If you can’t tolerate dairy anymore (see above), you can still meet the daily recommended amount (1,300 milligrams to help prevent osteoporosis) by eating foods such as bok choy (79 milligrams per serving) and white beans (96 milligrams). Other foods with calcium: spinach (146 milligrams), salmon (181 milligrams) and sardines (325 milligrams).
Myth: You should switch to a low-carb, high-protein diet.
Truth: It’s better to follow a well-balanced eating plan that helps you maintain a healthy weight.
Protein does help build muscle mass — something our body naturally loses after the age of 50 (thus the importance of resistance training). However, Johnson says, what’s most important for those over 50 is achieving and maintaining a healthy weight.
For that goal, she says, “practicing moderation, and making sure the largest food on your plate is a vegetable, followed by whole grains and protein” is important. One eating plan that most medical experts support for healthy aging is the Mediterranean diet.
Myth: You should avoid saturated fats.
Truth: Some can be good for you. Instead, focus on eating more healthy fats.
“There is good nutrition science supporting the benefits of good monounsaturated and polyunsaturated fats,” Johnson says — fats found in foods such as nuts and fatty fish.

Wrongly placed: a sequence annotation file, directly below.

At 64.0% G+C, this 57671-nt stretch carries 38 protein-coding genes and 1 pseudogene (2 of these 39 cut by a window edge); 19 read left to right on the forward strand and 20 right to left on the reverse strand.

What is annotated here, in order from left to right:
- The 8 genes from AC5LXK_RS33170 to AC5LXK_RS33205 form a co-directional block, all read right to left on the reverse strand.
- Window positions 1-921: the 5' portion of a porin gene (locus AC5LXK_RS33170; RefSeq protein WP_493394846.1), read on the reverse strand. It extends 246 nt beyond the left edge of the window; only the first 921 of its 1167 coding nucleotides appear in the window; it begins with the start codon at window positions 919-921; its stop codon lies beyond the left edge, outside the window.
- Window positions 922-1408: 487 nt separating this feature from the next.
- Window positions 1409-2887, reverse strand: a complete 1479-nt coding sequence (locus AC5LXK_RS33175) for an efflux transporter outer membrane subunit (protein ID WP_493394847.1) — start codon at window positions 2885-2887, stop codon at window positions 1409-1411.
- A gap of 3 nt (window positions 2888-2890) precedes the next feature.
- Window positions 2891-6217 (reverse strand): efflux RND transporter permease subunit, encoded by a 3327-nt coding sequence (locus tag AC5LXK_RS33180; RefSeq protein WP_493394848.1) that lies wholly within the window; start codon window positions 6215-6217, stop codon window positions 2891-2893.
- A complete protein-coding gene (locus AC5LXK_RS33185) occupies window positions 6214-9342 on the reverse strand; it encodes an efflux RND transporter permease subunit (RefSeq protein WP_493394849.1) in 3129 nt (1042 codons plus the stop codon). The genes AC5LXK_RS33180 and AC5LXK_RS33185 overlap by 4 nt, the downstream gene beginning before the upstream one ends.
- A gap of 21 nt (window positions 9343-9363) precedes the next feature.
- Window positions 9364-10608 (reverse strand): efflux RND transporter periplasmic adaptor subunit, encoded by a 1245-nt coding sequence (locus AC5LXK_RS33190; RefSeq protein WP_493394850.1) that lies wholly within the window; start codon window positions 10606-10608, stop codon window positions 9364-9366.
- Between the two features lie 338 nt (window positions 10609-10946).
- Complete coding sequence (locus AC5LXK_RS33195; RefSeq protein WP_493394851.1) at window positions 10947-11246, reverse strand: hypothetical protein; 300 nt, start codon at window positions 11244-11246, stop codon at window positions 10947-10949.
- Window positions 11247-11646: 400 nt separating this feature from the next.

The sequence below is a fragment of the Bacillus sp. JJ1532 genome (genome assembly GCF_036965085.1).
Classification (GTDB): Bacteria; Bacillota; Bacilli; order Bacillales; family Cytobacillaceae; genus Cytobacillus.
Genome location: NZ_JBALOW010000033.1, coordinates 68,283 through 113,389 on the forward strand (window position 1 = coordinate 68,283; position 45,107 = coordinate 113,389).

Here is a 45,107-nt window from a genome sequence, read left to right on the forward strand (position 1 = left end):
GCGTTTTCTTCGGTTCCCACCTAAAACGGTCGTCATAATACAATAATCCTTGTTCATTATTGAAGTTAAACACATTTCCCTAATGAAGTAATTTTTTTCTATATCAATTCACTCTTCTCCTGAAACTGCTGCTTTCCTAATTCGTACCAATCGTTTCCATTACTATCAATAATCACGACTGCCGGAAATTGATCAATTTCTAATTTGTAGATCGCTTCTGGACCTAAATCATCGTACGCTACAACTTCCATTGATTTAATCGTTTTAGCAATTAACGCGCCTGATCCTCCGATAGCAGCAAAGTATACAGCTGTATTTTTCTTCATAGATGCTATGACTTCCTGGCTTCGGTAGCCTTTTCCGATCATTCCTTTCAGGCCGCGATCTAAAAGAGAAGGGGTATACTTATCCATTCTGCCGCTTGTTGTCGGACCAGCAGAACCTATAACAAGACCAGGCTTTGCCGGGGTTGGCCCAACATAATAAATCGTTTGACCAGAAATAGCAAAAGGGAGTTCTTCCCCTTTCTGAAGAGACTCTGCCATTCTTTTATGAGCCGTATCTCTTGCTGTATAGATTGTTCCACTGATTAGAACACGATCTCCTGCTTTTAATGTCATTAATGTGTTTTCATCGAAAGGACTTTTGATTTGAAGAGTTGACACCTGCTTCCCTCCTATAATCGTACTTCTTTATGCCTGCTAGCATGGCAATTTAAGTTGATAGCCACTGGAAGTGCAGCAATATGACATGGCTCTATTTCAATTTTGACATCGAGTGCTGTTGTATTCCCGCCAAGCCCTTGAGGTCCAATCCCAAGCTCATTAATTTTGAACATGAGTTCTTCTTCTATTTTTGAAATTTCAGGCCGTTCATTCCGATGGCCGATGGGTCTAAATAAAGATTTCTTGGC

“Just don’t make fats — of any type — the largest part of your diet,” she says. Bear in mind that fats help our bodies absorb many key vitamins and minerals for healthy aging.
Hydration is essential for health, especially with outdoor temperatures high. Since water is necessary to deliver nutrients and oxygen to cells, aid digestion, control blood pressure, and regulate body temperature, getting enough fluids every day is essential to helping the body function properly.
Hydrate! While all kinds of beverages and many foods provide us with fluids, water is the best drink to keep us hydrated. There is no recommended daily intake level for water, as needs vary with many factors, including ambient temperature, activity level, and types of foods in the diet. Be aware that older adults are at an increased risk for dehydration because they may not sense the need for fluids in response to their bodies’ hydration state as well as they did when they were younger.
The commonly stated goal of drinking eight (eight-ounce) cups of water a day has no firm scientific basis, but it is generally considered a reasonable goal. One way to tell if you’re getting enough fluid is to pay attention to your urine: dark urine indicates inadequate hydration.
Water Choices: Bottled waters are now the number one beverage in the U.S. These products come at a cost—both financial and environmental—so knowing what you’re getting and weighing your options carefully is important.
Tap water from public water systems is regulated by the Environmental Protection Agency (EPA). Routine testing of public water is required, and test results must be made available to the public. If your water comes from a well, the Centers for Disease Control and Prevention recommends having it tested once a year. Although U.S. drinking water is among the safest and most reliable in the world, it is not without controversy. Many people choose to use a whole house, under-sink, refrigerator, or pitcher-based filter system at home.